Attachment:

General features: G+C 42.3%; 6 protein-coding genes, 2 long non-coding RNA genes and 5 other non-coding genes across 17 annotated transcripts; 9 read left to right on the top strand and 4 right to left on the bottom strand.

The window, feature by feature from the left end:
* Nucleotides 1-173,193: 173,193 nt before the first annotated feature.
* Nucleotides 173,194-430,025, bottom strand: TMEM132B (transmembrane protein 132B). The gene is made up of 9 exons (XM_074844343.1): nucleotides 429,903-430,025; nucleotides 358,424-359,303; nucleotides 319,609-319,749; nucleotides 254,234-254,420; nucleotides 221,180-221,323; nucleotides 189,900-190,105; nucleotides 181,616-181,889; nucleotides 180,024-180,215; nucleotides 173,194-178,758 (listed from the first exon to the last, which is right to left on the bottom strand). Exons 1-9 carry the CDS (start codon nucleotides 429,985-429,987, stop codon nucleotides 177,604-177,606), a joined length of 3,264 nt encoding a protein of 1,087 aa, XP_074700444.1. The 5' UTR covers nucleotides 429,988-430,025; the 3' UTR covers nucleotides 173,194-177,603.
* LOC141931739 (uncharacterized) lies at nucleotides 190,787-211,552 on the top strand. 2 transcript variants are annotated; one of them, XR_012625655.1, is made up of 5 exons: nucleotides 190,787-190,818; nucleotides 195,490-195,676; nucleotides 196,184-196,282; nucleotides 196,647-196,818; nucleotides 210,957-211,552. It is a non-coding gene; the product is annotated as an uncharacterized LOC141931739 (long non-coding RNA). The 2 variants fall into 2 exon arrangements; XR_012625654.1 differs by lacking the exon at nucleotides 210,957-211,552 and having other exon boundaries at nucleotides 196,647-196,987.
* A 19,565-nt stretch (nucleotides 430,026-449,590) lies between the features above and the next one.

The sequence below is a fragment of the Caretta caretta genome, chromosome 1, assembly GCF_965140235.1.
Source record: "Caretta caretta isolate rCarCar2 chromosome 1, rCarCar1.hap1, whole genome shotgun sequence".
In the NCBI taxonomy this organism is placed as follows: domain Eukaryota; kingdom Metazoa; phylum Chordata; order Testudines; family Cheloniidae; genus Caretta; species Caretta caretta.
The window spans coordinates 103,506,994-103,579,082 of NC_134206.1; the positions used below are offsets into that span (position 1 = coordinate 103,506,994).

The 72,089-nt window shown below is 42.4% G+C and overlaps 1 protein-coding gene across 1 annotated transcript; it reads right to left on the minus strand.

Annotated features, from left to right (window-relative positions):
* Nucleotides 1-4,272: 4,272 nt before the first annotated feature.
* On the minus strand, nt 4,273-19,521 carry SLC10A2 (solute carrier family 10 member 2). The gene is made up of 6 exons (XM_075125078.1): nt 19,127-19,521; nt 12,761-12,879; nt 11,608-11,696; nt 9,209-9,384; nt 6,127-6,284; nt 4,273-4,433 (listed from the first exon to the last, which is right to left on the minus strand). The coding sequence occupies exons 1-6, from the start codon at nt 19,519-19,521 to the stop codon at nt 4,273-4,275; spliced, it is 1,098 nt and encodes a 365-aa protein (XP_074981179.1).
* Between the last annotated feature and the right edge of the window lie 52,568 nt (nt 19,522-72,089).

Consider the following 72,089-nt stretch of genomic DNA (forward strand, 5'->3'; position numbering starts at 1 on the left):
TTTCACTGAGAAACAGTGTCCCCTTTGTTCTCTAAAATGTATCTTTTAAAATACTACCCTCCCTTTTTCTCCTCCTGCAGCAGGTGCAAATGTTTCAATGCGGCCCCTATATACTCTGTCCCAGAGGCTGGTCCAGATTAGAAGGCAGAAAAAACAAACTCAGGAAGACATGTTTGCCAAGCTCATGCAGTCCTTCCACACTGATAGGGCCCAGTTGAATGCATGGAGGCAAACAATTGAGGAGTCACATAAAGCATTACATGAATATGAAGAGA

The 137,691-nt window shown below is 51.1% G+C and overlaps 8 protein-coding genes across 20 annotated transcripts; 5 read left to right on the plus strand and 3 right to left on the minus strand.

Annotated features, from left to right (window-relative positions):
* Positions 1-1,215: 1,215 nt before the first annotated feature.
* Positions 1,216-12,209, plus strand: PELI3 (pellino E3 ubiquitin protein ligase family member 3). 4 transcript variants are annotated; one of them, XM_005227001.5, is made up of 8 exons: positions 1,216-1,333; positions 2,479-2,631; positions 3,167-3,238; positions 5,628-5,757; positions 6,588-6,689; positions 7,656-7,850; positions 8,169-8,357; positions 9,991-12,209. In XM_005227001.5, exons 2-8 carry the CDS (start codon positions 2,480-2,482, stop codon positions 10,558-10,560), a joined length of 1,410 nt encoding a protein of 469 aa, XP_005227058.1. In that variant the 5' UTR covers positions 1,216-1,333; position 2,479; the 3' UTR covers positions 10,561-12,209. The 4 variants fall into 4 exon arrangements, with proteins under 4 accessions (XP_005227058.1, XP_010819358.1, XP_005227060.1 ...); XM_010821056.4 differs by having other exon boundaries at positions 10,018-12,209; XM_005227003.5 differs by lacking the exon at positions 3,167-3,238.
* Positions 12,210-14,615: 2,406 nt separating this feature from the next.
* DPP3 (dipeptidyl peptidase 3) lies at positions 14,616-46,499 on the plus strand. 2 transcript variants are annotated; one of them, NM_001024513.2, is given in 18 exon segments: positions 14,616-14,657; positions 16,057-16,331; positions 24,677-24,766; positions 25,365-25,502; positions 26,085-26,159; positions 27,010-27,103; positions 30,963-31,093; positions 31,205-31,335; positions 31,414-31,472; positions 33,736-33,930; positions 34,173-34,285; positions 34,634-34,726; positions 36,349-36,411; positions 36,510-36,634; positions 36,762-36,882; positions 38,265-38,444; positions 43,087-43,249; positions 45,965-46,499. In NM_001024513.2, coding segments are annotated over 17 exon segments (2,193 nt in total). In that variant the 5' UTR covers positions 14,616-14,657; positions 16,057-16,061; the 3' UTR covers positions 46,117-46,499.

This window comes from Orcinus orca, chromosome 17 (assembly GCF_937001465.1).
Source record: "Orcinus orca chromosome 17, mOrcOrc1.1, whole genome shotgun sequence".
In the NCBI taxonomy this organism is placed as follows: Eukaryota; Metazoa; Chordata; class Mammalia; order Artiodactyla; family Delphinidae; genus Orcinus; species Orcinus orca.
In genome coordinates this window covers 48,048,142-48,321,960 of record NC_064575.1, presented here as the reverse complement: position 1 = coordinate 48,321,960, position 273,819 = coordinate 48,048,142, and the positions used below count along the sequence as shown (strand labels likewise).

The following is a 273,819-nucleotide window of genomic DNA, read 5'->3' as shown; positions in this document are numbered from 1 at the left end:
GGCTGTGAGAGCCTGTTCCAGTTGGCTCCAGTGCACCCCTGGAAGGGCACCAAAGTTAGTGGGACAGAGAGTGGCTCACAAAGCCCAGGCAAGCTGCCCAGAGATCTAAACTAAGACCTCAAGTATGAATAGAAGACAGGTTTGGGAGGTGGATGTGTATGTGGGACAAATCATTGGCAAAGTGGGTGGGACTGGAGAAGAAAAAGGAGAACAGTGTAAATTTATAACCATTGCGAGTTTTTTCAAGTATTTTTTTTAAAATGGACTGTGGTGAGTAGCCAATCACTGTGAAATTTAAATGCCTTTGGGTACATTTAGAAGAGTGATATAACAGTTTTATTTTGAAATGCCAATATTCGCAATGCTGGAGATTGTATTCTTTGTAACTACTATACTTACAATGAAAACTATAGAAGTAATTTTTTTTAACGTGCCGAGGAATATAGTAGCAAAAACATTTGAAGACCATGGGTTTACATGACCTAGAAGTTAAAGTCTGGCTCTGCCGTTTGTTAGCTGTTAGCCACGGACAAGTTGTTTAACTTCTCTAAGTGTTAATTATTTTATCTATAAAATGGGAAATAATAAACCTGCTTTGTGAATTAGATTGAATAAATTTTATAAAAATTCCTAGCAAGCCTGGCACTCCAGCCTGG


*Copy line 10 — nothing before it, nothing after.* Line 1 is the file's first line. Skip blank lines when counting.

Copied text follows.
The window spans coordinates 103,506,994-103,579,082 of NC_134206.1; the positions used below are offsets into that span (position 1 = coordinate 103,506,994).